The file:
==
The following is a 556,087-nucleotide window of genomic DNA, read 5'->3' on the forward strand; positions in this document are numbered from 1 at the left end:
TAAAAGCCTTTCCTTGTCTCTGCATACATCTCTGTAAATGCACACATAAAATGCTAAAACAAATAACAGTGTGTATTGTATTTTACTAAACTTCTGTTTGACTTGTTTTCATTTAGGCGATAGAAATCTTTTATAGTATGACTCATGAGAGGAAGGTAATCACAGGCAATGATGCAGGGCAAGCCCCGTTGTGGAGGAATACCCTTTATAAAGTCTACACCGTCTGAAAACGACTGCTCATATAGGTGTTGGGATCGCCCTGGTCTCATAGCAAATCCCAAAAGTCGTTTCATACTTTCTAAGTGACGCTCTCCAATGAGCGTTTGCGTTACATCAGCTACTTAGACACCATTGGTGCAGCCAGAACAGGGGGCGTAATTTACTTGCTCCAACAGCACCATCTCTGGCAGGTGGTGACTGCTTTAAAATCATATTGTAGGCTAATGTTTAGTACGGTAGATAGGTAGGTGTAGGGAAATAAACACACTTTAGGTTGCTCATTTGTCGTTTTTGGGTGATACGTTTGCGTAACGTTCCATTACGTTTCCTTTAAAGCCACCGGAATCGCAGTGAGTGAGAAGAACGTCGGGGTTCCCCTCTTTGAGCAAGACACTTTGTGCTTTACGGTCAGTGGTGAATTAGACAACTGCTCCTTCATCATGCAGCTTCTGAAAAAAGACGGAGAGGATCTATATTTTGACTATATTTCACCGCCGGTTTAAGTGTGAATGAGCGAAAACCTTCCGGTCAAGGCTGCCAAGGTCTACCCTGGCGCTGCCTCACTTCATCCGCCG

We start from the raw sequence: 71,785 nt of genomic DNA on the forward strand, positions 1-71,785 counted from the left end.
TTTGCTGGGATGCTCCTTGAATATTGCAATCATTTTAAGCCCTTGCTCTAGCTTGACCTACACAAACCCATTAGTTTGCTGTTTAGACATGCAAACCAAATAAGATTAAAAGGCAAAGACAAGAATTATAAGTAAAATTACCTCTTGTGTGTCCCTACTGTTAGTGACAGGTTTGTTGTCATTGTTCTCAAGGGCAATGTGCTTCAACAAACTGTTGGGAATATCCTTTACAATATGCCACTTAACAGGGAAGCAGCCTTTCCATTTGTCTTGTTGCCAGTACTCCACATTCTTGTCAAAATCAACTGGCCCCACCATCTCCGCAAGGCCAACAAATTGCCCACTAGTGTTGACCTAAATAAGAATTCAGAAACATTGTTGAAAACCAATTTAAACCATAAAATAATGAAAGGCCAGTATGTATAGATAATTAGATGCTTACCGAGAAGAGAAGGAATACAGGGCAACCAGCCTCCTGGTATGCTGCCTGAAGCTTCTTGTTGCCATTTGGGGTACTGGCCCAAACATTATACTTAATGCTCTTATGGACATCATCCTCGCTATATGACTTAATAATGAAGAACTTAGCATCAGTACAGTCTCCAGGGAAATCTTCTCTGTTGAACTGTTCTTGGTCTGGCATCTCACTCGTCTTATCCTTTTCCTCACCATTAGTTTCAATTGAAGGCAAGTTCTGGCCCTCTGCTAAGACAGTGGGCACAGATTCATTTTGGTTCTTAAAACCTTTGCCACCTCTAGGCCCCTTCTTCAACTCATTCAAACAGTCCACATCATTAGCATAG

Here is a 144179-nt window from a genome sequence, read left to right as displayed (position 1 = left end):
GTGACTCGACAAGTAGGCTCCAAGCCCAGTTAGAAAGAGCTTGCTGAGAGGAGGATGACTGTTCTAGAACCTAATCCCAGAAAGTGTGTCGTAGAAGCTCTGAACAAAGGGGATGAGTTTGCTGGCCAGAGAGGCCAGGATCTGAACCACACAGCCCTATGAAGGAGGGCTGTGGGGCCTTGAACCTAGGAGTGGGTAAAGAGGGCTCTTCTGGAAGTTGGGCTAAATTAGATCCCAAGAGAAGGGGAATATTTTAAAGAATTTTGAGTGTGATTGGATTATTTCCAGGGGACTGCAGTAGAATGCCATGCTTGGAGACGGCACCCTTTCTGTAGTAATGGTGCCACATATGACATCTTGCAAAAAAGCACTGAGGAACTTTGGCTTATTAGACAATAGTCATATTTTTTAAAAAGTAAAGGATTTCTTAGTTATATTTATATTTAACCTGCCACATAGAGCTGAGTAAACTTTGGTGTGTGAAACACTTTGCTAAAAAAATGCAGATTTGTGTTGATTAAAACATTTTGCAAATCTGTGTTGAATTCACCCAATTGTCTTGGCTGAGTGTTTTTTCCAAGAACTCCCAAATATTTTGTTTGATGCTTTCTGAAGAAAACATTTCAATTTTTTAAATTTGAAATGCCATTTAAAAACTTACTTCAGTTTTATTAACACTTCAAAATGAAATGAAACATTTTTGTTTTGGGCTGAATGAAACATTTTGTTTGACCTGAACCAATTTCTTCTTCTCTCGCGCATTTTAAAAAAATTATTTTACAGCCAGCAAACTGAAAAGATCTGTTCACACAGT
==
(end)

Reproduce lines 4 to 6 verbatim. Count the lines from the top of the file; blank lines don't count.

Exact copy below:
TTTGCTGGGATGCTCCTTGAATATTGCAATCATTTTAAGCCCTTGCTCTAGCTTGACCTACACAAACCCATTAGTTTGCTGTTTAGACATGCAAACCAAATAAGATTAAAAGGCAAAGACAAGAATTATAAGTAAAATTACCTCTTGTGTGTCCCTACTGTTAGTGACAGGTTTGTTGTCATTGTTCTCAAGGGCAATGTGCTTCAACAAACTGTTGGGAATATCCTTTACAATATGCCACTTAACAGGGAAGCAGCCTTTCCATTTGTCTTGTTGCCAGTACTCCACATTCTTGTCAAAATCAACTGGCCCCACCATCTCCGCAAGGCCAACAAATTGCCCACTAGTGTTGACCTAAATAAGAATTCAGAAACATTGTTGAAAACCAATTTAAACCATAAAATAATGAAAGGCCAGTATGTATAGATAATTAGATGCTTACCGAGAAGAGAAGGAATACAGGGCAACCAGCCTCCTGGTATGCTGCCTGAAGCTTCTTGTTGCCATTTGGGGTACTGGCCCAAACATTATACTTAATGCTCTTATGGACATCATCCTCGCTATATGACTTAATAATGAAGAACTTAGCATCAGTACAGTCTCCAGGGAAATCTTCTCTGTTGAACTGTTCTTGGTCTGGCATCTCACTCGTCTTATCCTTTTCCTCACCATTAGTTTCAATTGAAGGCAAGTTCTGGCCCTCTGCTAAGACAGTGGGCACAGATTCATTTTGGTTCTTAAAACCTTTGCCACCTCTAGGCCCCTTCTTCAACTCATTCAAACAGTCCACATCATTAGCATAG

Here is a 144179-nt window from a genome sequence, read left to right as displayed (position 1 = left end):
GTGACTCGACAAGTAGGCTCCAAGCCCAGTTAGAAAGAGCTTGCTGAGAGGAGGATGACTGTTCTAGAACCTAATCCCAGAAAGTGTGTCGTAGAAGCTCTGAACAAAGGGGATGAGTTTGCTGGCCAGAGAGGCCAGGATCTGAACCACACAGCCCTATGAAGGAGGGCTGTGGGGCCTTGAACCTAGGAGTGGGTAAAGAGGGCTCTTCTGGAAGTTGGGCTAAATTAGATCCCAAGAGAAGGGGAATATTTTAAAGAATTTTGAGTGTGATTGGATTATTTCCAGGGGACTGCAGTAGAATGCCATGCTTGGAGACGGCACCCTTTCTGTAGTAATGGTGCCACATATGACATCTTGCAAAAAAGCACTGAGGAACTTTGGCTTATTAGACAATAGTCATATTTTTTAAAAAGTAAAGGATTTCTTAGTTATATTTATATTTAACCTGCCACATAGAGCTGAGTAAACTTTGGTGTGTGAAACACTTTGCTAAAAAAATGCAGATTTGTGTTGATTAAAACATTTTGCAAATCTGTGTTGAATTCACCCAATTGTCTTGGCTGAGTGTTTTTTCCAAGAACTCCCAAATATTTTGTTTGATGCTTTCTGAAGAAAACATTTCAATTTTTTAAATTTGAAATGCCATTTAAAAACTTACTTCAGTTTTATTAACACTTCAAAATGAAATGAAACATTTTTGTTTTGGGCTGAATGAAACATTTTGTTTGACCTGAACCAATTTCTTCTTCTCTCGCGCATTTTAAAAAAATTATTTTACAGCCAGCAAACTGAAAAGATCTGTTCACACAGT